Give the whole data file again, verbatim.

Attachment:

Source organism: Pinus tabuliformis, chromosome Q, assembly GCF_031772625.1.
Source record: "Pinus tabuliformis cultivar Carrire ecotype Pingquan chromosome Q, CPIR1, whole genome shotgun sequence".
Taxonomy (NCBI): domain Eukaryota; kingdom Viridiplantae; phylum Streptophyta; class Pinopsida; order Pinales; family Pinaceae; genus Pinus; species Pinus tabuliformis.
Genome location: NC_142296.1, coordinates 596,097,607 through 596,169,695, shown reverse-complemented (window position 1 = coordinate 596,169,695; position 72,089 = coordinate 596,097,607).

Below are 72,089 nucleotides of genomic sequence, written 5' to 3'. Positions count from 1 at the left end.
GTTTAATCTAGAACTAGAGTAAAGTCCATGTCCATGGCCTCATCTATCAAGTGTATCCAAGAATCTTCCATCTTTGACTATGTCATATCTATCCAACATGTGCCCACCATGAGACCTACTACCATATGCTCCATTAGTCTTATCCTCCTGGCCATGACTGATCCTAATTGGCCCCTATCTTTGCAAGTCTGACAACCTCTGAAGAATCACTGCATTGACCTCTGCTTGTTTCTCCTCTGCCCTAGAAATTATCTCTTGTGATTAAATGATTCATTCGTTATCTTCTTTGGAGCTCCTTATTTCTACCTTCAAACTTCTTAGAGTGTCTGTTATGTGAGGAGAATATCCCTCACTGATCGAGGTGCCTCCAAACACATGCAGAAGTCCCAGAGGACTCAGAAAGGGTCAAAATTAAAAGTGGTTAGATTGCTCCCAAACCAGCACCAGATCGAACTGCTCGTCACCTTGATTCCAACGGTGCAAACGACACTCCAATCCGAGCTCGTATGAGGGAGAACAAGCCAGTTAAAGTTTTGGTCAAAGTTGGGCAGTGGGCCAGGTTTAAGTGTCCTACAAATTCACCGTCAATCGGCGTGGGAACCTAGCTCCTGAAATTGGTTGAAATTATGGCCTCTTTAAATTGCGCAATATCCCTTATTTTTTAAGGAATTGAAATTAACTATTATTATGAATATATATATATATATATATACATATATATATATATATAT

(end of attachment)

Source organism: Pinus tabuliformis, chromosome Q, assembly GCF_031772625.1.
Source record: "Pinus tabuliformis cultivar Carrire ecotype Pingquan chromosome Q, CPIR1, whole genome shotgun sequence".
Taxonomy (NCBI): domain Eukaryota; kingdom Viridiplantae; phylum Streptophyta; class Pinopsida; order Pinales; family Pinaceae; genus Pinus; species Pinus tabuliformis.
Genome location: NC_142296.1, coordinates 596,097,607 through 596,169,695, shown reverse-complemented (window position 1 = coordinate 596,169,695; position 72,089 = coordinate 596,097,607).

Below are 72,089 nucleotides of genomic sequence, written 5' to 3'. Positions count from 1 at the left end.
GTTTAATCTAGAACTAGAGTAAAGTCCATGTCCATGGCCTCATCTATCAAGTGTATCCAAGAATCTTCCATCTTTGACTATGTCATATCTATCCAACATGTGCCCACCATGAGACCTACTACCATATGCTCCATTAGTCTTATCCTCCTGGCCATGACTGATCCTAATTGGCCCCTATCTTTGCAAGTCTGACAACCTCTGAAGAATCACTGCATTGACCTCTGCTTGTTTCTCCTCTGCCCTAGAAATTATCTCTTGTGATTAAATGATTCATTCGTTATCTTCTTTGGAGCTCCTTATTTCTACCTTCAAACTTCTTAGAGTGTCTGTTATGTGAGGAGAATATCCCTCACTGATCGAGGTGCCTCCAAACACATGCAGAAGTCCCAGAGGACTCAGAAAGGGTCAAAATTAAAAGTGGTTAGATTGCTCCCAAACCAGCACCAGATCGAACTGCTCGTCACCTTGATTCCAACGGTGCAAACGACACTCCAATCCGAGCTCGTATGAGGGAGAACAAGCCAGTTAAAGTTTTGGTCAAAGTTGGGCAGTGGGCCAGGTTTAAGTGTCCTACAAATTCACCGTCAATCGGCGTGGGAACCTAGCTCCTGAAATTGGTTGAAATTATGGCCTCTTTAAATTGCGCAATATCCCTTATTTTTTAAGGAATTGAAATTAACTATTATTATGAATATATATATATATATATATACATATATATATATATATAT